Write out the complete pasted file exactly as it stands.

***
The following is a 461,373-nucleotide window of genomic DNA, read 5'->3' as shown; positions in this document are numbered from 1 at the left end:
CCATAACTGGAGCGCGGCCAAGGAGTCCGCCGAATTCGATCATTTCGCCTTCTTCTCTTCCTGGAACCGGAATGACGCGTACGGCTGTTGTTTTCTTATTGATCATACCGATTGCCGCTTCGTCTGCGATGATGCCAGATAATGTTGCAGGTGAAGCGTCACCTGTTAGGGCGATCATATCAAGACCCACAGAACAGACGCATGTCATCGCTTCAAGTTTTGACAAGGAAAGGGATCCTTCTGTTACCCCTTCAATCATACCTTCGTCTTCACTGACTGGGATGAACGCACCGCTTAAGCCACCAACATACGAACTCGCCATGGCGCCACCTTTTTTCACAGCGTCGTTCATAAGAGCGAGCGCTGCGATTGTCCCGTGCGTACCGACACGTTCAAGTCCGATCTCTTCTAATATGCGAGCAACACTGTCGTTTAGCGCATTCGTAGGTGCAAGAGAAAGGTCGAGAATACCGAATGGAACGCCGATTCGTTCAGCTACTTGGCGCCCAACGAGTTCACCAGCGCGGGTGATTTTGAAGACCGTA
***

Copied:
The following is a 461,373-nucleotide window of genomic DNA, read 5'->3' as shown; positions in this document are numbered from 1 at the left end:
CCATAACTGGAGCGCGGCCAAGGAGTCCGCCGAATTCGATCATTTCGCCTTCTTCTCTTCCTGGAACCGGAATGACGCGTACGGCTGTTGTTTTCTTATTGATCATACCGATTGCCGCTTCGTCTGCGATGATGCCAGATAATGTTGCAGGTGAAGCGTCACCTGTTAGGGCGATCATATCAAGACCCACAGAACAGACGCATGTCATCGCTTCAAGTTTTGACAAGGAAAGGGATCCTTCTGTTACCCCTTCAATCATACCTTCGTCTTCACTGACTGGGATGAACGCACCGCTTAAGCCACCAACATACGAACTCGCCATGGCGCCACCTTTTTTCACAGCGTCGTTCATAAGAGCGAGCGCTGCGATTGTCCCGTGCGTACCGACACGTTCAAGTCCGATCTCTTCTAATATGCGAGCAACACTGTCGTTTAGCGCATTCGTAGGTGCAAGAGAAAGGTCGAGAATACCGAATGGAACGCCGATTCGTTCAGCTACTTGGCGCCCAACGAGTTCACCAGCGCGGGTGATTTTGAAGACCGTA